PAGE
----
I dared her to eat the whole strawberry — green part and all — just to see if she would do it. Piper was like that, unpredictable, the try anything once kind of person.
“What happens if I do?” she said, pressing me for some sort of reward or competition; she was a girl who liked games.
“I don’t know, maybe a strawberry bush will grow inside of you.”
She frowned and half-laughed at my stupid joke.
“Max, you do know strawberries don’t grow on bushes, right?” she raised her eyebrows, as if she were some sort of expert strawberry farmer.
“Ha. Ha.” I said flatly. We both laughed.
The container of strawberries sat on the center console of my truck, I picked one up and popped it in my mouth, immediately pleased with our only purchase from the farmer’s market that morning. Piper looked out the window, mindlessly eating the berries. The windows were down and June’s summer air sent wisps of hair across her face. God she was pretty; so, so, pretty. Sometimes it caught me off guard.
“Ugh gross. This strawberry is all rotten on one side. How did I not see that? Blech.” Her interjection broke my attention away from her beauty and back to her mind, which was equally as pleasing to be around. She tossed the berry out the window and wiped its spoiled remnants from her lips — staining her sleeve with strawberry juice.
“Cute,” I said, almost without thinking.
She laughed and rolled her eyes. “Yes, I’m so cute. Stuffing my face with strawberries while simultaneously getting them all over my shirt. You really know how to pick ’em Max.”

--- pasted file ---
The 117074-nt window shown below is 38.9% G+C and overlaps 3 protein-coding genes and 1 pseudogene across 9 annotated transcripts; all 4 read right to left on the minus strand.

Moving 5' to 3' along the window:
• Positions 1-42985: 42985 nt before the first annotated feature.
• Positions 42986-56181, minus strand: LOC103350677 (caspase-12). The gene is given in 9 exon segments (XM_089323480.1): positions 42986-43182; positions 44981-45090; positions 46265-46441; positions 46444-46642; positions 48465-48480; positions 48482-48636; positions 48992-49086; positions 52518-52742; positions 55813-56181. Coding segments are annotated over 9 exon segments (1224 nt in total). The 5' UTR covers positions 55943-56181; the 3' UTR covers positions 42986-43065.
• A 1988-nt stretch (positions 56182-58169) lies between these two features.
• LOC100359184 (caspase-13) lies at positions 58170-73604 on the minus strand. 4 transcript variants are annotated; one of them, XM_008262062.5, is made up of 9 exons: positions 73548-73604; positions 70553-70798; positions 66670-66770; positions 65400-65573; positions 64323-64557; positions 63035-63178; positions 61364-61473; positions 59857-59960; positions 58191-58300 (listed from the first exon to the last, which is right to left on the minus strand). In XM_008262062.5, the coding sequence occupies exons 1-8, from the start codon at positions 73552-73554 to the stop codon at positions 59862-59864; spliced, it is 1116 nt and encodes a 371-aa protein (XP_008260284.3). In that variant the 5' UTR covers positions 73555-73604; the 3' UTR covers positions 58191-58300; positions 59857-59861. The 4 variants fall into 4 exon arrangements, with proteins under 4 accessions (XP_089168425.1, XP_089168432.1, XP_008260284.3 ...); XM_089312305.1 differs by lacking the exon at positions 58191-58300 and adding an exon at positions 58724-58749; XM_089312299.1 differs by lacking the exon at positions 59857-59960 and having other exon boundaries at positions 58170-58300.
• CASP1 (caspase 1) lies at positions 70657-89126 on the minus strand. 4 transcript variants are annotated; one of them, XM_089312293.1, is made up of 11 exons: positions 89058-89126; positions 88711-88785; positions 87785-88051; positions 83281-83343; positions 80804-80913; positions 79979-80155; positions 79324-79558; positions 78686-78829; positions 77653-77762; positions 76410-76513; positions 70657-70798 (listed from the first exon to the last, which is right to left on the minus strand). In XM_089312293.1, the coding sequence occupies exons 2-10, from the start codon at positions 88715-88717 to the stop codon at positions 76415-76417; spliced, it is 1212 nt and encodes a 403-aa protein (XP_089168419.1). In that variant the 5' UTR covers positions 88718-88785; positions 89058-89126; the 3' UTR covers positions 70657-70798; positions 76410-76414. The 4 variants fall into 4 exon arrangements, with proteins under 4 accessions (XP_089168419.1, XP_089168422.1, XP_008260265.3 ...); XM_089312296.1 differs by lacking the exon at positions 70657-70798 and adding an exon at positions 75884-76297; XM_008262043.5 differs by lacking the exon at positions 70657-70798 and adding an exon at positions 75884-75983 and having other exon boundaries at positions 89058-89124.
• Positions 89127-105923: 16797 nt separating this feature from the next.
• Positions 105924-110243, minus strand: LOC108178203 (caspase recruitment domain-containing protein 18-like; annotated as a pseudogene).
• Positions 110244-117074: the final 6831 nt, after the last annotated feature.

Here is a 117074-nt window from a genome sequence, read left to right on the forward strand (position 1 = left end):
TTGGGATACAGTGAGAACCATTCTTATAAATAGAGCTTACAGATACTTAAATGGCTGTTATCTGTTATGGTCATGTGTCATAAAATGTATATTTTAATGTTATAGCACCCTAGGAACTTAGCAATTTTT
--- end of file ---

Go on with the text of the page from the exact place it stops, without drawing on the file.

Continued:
“Well that’s for sure,” I said while starting my truck, “I mean I picked those strawberries and they were delicious, so…” She turned on the radio and I put the truck in reverse, backing out of the overlook that showcases a dairy farm near our school. “Plus…” I added, half-looking at her, “You’re honestly the only person I know who can stuff their face with strawberries and still look cute.”
“Thank you. Now let’s get to Charlie’s. I like getting there before everyone else so we can snag some lawn chairs for the bonfire. I always feel like it’s colder when you have to stand.”
She turned up the radio, assuming my agreement with her proposition — she wasn’t wrong. We started out on the main road, a long stretch of asphalt connecting both halves of town. Trimmed with cornfields and cows, it made for a pleasant scenic byway to get from North Maybel to South Maybel.
“I love how it’s not dark yet. Makes me feel like I have all the time in the world,” Piper said, shifting in her seat to get a better view.
We continued down the road, the Strokes played on the radio — her choice, but I liked it. Out of the corner of my eye I watched Piper open the container of strawberries and start to eat them again, placing the container on her lap and examining each strawberry diligently before popping it into her mouth.
“You know what I think — “ Her sentence cut short as I jerked the wheel, the flash of headlights, the sound of metal, bits of red — strawberries, they were strawberries — flying through the air.